During their design, particular attention was paid to the gas containment and fuel system, as the goal was to match boil-off gas with consumption and to get both low. In addition to sophisticated boil-off gas management, bunkering functionality is bestowed through increased pumping capabilities, ship-to-ship transfer equipment and enhanced manoeuvrability for approaching receiving ships and accessing smaller customer sites.
The collaboration with DNV GL was a key enabler in the design of the vessels. Pickering elaborates: “They immediately grasped the broader picture of what Avenir wants to achieve – rather than approach the project as a simplistic compliance exercise. With an ambition to create a sustainable small-scale LNG supply chain that will one day operate globally, understanding both the operational and business implications of that vision must go hand-in-hand with technical ingenuity as we encounter challenges during that journey. The ships themselves are individual components in a bigger machine.”
While Avenir’s business model is currently centered around serving power and industrial customers, it anticipates growth in marine bunkering. “The appetite for LNG as a fuel for ships is picking up. We envisage the market in a few years will look very different from today, with more local import and storage facilities making LNG increasingly accessible and therefore appealing to shipping.”
The forthcoming IMO 2020 regulations on fuel sulphur are one of many driving factors for increased small-scale LNG consumption. “With less than a year to go, there’s still considerable uncertainty. Some owners are investing in scrubbers while others are waiting to see how the supply situation for low-sulphur products develops,” observes Pickering.
Low-sulphur fuel oil (LSFO) is currently around 40% more expensive than conventional HFO, while LNG is 20% less expensive. “If these differentials hold, then gas suddenly becomes a lot more attractive,” comments Pickering.
With more owners ordering and taking delivery of vessels that are specified as LNG-ready, the major obstacle, he contends, isn’t so much technical preparation but the patchiness of supporting infrastructure. “Conversions are being stalled due to a lack of options for LNG bunkering. What owners require more than anything else is confidence that they can obtain fuel when they need it – and today that isn’t there. This reality is reflected in the behaviour of the band of highly committed – mostly north European – owners who have set up individual supply chains. But that adds cost.”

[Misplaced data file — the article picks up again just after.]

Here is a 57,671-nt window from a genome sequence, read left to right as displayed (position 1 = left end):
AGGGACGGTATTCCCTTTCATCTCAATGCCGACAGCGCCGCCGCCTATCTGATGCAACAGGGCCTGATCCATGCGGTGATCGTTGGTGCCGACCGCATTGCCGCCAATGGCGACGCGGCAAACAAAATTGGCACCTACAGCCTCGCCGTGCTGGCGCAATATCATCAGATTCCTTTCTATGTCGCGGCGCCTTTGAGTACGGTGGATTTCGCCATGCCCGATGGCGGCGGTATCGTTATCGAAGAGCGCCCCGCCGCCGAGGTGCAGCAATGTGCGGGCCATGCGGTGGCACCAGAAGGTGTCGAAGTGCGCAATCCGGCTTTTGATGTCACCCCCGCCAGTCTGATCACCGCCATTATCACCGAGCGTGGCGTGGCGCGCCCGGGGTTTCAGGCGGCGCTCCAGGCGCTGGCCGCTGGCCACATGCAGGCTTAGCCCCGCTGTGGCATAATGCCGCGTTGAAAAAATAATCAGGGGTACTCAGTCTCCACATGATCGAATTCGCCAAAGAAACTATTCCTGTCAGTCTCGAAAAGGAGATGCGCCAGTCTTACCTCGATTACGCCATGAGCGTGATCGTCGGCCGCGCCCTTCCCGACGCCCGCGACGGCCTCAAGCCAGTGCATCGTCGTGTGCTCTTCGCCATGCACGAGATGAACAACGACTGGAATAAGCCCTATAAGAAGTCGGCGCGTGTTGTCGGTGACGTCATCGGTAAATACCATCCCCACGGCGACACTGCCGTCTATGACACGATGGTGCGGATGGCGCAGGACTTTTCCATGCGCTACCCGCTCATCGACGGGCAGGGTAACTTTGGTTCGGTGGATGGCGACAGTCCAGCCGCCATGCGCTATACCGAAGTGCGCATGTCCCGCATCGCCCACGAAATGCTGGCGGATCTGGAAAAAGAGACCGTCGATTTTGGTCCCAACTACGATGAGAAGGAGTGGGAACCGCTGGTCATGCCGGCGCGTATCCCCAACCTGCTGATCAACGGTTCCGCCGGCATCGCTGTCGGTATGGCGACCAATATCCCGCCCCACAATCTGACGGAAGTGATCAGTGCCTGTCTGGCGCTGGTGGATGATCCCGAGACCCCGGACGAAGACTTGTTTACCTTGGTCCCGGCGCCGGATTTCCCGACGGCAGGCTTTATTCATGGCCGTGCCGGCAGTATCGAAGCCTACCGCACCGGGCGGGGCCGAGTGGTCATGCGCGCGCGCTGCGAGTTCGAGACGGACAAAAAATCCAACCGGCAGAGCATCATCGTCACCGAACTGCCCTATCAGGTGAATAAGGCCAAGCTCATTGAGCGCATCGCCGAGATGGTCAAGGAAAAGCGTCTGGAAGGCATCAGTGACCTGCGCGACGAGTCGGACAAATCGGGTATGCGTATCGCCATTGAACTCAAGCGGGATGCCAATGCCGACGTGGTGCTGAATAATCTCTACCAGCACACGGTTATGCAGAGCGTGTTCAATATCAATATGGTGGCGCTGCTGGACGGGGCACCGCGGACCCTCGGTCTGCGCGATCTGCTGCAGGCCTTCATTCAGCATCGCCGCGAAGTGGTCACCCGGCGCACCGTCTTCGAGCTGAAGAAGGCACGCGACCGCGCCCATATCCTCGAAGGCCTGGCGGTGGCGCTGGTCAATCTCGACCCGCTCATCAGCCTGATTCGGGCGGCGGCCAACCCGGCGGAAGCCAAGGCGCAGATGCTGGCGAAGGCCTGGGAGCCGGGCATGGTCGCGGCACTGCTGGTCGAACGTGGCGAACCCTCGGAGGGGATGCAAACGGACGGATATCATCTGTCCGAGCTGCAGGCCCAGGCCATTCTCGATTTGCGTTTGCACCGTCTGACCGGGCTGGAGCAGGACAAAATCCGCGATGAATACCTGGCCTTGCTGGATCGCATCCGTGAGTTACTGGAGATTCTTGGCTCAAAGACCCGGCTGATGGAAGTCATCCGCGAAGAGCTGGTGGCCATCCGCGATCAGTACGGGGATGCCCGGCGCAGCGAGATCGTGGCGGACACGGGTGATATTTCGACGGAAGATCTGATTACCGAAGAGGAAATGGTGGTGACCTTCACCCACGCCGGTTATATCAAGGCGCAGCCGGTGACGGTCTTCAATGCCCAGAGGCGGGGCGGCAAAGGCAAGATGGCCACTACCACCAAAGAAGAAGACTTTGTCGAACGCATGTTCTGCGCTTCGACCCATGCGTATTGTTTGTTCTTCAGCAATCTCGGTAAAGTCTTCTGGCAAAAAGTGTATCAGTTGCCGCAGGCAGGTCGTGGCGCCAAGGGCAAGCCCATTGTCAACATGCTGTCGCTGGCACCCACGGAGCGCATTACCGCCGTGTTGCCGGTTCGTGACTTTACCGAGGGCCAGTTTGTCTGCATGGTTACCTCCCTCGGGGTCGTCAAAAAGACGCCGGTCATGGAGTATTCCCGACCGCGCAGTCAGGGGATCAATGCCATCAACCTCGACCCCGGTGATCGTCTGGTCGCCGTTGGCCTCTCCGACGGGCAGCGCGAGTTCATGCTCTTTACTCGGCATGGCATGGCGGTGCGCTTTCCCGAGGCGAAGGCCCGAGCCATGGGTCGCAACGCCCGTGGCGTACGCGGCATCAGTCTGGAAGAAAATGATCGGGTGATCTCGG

In short, he concludes, the system isn’t working. “Greater standardization and globalization would bring economies of scale that cannot be realized with the present ad-hoc approach. This is what Avenir wants to achieve. We want to remove the ‘leap-of-faith’ element from decisions owners have to make when weighing up whether or not to go ahead with a conversion.”
LNG turning point
There are signs the industry is edging closer to an inflection point. In the same week as Golar and Hoegh put their money behind Avenir, Hapag-Lloyd announced its intention to convert a 15,000-teu ship, the Safir, to run on LNG, citing more favourable economics than burning LSFO after 2020. If the retrofit of the engine from HFO to LNG/LSFO dual-fuel operation is deemed a success, the Hamburg-based container line may go on to convert up to sixteen other large LNG-ready box-ships in its fleet.
Naturally, Pickering is enthused. Firstly, it sets an important precedent as the economics of conversion are generally more challenging than newbuilds. A major player like Hapag-Lloyd making this move could precipitate a wider change of thinking across the industry, he says.
Secondly, it suggests Avenir has chosen its moment well. “Success in small-scale LNG distribution hinges on timing. You’ve got to get it right – move too early and you won’t have the customers; move too late and your customers will have found alternative suppliers or set up other arrangements, perhaps pivoting away LNG altogether.”
The short to medium outlook certainly seems bright for Avenir but 2020 isn’t the only momentous year for shipping. IMO’s roadmap for decarbonization means the industry is now set course for another deadline in 2050. “It will transform the industry completely and in ways we cannot easily predict. There is a lot of excitement surrounding hydrogen, for example. But until production processes mature and can be scaled to commercial volumes, it is hard to work out the economics as a marine fuel. In the meantime, there will be a growing requirement for interim solutions based on known clean alternatives like LNG.”Share This